I’m in the Final Stretch of Selling My Brooklyn Condo as a 1031 Exchange—Here’s How the Fifth Month Went

This story was originally published at BiggerPockets.com

In the next few days, our Brooklyn, New York condo will hit the market, and we will begin the first half of our long-planned, much-anticipated, greatly agonized-over 1031 exchange. When all is said and done, this transaction will catapult us from cash flowing $300/month on $1 million in equity to (hopefully) $4,000 to $5,000 a month instead. 

If you are just joining our journey, we are chronicling all the ups and downs, wins and fail—um, ”learning moments” in our quest to get a much more favorable return on our investment. 

This month, we head into the home stretch of our “sell” phase. The tenants wrapped up their final month with us in April and actually just moved a few floors to another available apartment in the building (that’s how awesome our place is!). We got the handyman in there to paint and polish earlier in the week, and today, the real estate team is taking pictures, which will be virtually staged. The live listing is imminent.

On the “target property” (buy) side, we have been underwriting properties until our fingers are sore. This is where most of our energy and hours not sleeping at night have been directed. It’s a steep learning curve. 

Here’s what we’ve learned over the last few weeks.

Timing Is Everything

I am a planner, but there is only so much you can actually do ahead in this 1031 world. Deals you like that come out days or weeks before you are on market will likely be snatched up before you’re ready. That’s okay. It’s all good practice, and you’ve learned a ton about identifying good deals in the process

Not Every Seller Will Be Comfortable With a Sale Contingency

Sure, you can try to lock your target early by building a sale contingency into your contract, but not everyone will be convinced. You know that a condo in Brooklyn is basically a stack of gold bars, but sellers across the country may not have that same confidence or frame of reference. 

The Power of the CMA

That’s why you will also need a comparative market analysis (CMA). We learned what this was in the last month. Essentially this is a mini deck that your selling real estate agent can work up for you that shows the strategy behind your property sale, what you’ll price it at, comps to support it, how quickly those comps went under contract, etc. 

This helps convince a seller in rural Texas that your sale contingency is a pretty safe bet. Sometimes it works.

Options Are Everywhere

If you’re just aiming for a solid base hit, which we agreed was our goal here—tight timing, the biggest investment of our lives, crazy interest rates, etc., all being complicating factors—you will find lots out there. Realizing this took a lot of the pressure off.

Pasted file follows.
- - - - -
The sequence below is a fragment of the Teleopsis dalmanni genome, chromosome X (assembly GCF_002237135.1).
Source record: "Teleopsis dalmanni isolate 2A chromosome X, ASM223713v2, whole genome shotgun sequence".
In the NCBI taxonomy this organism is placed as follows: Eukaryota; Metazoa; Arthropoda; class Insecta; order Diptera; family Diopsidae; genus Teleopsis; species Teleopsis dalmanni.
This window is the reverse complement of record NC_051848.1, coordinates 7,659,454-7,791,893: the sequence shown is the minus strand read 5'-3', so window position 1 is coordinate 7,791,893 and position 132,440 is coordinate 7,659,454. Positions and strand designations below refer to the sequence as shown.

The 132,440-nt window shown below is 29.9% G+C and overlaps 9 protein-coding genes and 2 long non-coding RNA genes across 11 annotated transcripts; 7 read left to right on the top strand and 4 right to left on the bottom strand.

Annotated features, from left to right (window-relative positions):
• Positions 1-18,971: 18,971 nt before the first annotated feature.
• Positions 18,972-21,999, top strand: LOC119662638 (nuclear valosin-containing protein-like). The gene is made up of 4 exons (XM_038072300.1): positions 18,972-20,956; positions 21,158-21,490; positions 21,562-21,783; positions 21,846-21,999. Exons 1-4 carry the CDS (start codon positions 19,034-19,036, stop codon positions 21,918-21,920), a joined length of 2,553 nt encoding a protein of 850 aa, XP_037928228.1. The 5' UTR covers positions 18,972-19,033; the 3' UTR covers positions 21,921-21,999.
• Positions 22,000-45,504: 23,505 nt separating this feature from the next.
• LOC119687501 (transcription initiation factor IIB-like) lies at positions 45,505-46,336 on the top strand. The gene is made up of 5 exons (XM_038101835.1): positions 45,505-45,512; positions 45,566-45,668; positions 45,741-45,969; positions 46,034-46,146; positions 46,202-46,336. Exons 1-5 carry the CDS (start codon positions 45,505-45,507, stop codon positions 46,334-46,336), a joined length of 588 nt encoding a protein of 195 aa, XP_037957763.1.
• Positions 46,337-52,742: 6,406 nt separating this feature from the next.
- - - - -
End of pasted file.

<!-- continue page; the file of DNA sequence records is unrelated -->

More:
We need to transition our earnings out of Brooklyn and into a good investment. That’s the bar, and many deals fit this requirement. It’s parking our money in a cash-flowing, mostly hands-off investment. We don’t need to retire off this one deal.

Check Underwriting, Then Check Again

I almost pulled the trigger on a deal I loved. The numbers looked great. I had gone over the inputs again and again and checked them with the real estate agent. 

Then I stared at the tax amount, and it seemed low. (Full disclosure that everything seems low to me, living in suburban New Jersey). I checked it againLo and behold, the number I had been using for the yearly bill was actually the monthly tax amount, which means the correct yearly amount was the number I had in my underwriting times 12. Whoops. The deal didn’t quite pencil out as well after that. 

No one is going to rescue you from bad underwriting. I got lucky, but force yourself to check—and check and check.

Consider a Triple Net Lease

When you’re thinking about the three properties that you need to identify within 45 days of closing, don’t forget to consider triple net properties (NNN). These are true “mailbox money” investments, where you own the land and the building, but the tenant pays for taxes, insurance, roof, repair—the works

These tenants are also usually on 10-to-20-year leases, and they are usually big, stable chains like fast food, grocery stores, auto part retail centers, and the like. (I first learned about NNN properties on an episode of Real Estate Rookies, by the way!) The returns can be more conservative, but the sleep-though-the-night peace of mind can make it worth it.

Our 1031 Journey So Far:

This 1031 diary will be a monthly series through 2024, chronicling our journey to a (hopefully) successful and profitable 1031 exchange, kicking off in May. We’ll share everything—all the numbers, the analysis, the good decisions, what we wish we’d done differently, the big mistakes (hopefully not many), and everything in between.

Have questions? Got advice? What are we missing? Share in the comments below!

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Note By BiggerPockets: These are opinions written by the author and do not necessarily represent the opinions of BiggerPockets.

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